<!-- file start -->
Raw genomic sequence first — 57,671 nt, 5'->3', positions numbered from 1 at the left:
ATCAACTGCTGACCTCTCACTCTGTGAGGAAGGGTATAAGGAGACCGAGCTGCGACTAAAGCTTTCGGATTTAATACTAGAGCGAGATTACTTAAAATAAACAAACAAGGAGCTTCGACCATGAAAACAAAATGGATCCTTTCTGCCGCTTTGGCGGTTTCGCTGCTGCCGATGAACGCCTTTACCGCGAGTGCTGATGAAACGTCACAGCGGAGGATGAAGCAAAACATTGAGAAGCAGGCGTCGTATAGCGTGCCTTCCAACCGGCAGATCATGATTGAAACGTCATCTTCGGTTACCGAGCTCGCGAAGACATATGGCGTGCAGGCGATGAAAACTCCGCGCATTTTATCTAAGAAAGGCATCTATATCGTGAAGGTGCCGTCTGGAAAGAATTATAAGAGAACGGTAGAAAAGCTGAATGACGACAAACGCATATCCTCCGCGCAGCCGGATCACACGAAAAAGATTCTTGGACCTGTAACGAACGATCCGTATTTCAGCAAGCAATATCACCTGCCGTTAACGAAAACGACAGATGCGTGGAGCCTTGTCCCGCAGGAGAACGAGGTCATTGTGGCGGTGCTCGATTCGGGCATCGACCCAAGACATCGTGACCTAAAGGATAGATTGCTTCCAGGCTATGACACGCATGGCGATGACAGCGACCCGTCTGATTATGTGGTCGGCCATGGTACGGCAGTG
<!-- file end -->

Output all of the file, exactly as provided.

Raw genomic sequence first — 57,671 nt, 5'->3', positions numbered from 1 at the left:
ATCAACTGCTGACCTCTCACTCTGTGAGGAAGGGTATAAGGAGACCGAGCTGCGACTAAAGCTTTCGGATTTAATACTAGAGCGAGATTACTTAAAATAAACAAACAAGGAGCTTCGACCATGAAAACAAAATGGATCCTTTCTGCCGCTTTGGCGGTTTCGCTGCTGCCGATGAACGCCTTTACCGCGAGTGCTGATGAAACGTCACAGCGGAGGATGAAGCAAAACATTGAGAAGCAGGCGTCGTATAGCGTGCCTTCCAACCGGCAGATCATGATTGAAACGTCATCTTCGGTTACCGAGCTCGCGAAGACATATGGCGTGCAGGCGATGAAAACTCCGCGCATTTTATCTAAGAAAGGCATCTATATCGTGAAGGTGCCGTCTGGAAAGAATTATAAGAGAACGGTAGAAAAGCTGAATGACGACAAACGCATATCCTCCGCGCAGCCGGATCACACGAAAAAGATTCTTGGACCTGTAACGAACGATCCGTATTTCAGCAAGCAATATCACCTGCCGTTAACGAAAACGACAGATGCGTGGAGCCTTGTCCCGCAGGAGAACGAGGTCATTGTGGCGGTGCTCGATTCGGGCATCGACCCAAGACATCGTGACCTAAAGGATAGATTGCTTCCAGGCTATGACACGCATGGCGATGACAGCGACCCGTCTGATTATGTGGTCGGCCATGGTACGGCAGTG